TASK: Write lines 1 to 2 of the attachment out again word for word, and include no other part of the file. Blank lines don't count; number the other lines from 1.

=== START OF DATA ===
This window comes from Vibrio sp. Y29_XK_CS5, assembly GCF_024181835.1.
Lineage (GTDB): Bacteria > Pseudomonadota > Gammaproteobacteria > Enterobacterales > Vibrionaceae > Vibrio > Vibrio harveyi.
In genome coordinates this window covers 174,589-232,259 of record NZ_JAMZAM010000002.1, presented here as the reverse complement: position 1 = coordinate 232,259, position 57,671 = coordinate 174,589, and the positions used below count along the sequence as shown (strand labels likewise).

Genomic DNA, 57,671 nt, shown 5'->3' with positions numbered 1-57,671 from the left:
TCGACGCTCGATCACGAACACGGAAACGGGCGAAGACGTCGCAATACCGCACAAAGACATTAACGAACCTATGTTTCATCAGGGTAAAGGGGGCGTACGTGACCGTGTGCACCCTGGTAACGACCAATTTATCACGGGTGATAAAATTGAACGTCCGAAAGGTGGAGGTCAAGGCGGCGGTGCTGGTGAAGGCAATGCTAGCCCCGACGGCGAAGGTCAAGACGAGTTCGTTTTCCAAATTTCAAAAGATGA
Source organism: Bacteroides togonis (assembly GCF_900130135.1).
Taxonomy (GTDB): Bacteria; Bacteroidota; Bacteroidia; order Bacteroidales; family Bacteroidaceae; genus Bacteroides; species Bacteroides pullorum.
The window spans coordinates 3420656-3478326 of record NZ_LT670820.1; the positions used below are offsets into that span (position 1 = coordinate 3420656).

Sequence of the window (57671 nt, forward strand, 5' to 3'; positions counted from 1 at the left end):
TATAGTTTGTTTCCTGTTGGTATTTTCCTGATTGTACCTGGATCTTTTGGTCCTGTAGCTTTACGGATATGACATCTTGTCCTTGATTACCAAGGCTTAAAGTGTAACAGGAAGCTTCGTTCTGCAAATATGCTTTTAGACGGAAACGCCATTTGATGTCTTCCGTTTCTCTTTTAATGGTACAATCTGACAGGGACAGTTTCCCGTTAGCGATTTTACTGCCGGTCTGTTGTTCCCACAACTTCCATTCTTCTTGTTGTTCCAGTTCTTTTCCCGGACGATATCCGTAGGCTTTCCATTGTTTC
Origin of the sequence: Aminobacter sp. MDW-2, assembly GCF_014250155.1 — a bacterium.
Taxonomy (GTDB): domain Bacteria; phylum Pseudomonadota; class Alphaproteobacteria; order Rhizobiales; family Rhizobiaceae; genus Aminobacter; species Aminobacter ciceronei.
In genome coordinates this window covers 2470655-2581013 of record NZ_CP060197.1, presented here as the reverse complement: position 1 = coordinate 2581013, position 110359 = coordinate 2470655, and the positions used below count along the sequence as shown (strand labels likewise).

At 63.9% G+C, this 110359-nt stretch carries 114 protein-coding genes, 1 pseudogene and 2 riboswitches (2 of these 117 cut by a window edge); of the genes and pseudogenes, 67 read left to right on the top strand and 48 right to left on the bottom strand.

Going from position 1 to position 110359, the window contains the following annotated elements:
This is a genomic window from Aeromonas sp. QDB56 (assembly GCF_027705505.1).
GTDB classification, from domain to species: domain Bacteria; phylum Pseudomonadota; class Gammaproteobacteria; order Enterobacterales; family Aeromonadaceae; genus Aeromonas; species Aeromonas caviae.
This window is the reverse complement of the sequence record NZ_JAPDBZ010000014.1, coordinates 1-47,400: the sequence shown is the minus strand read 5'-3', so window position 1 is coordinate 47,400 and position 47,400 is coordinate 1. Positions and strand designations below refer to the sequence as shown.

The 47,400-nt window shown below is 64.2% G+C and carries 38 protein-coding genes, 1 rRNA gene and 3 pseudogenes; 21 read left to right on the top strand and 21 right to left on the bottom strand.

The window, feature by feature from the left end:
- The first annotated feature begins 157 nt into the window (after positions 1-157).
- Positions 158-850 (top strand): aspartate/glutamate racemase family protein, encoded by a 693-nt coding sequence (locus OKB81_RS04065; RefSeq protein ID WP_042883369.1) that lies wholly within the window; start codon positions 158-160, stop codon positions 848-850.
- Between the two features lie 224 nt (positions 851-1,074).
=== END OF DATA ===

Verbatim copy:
This window comes from Vibrio sp. Y29_XK_CS5, assembly GCF_024181835.1.
Lineage (GTDB): Bacteria > Pseudomonadota > Gammaproteobacteria > Enterobacterales > Vibrionaceae > Vibrio > Vibrio harveyi.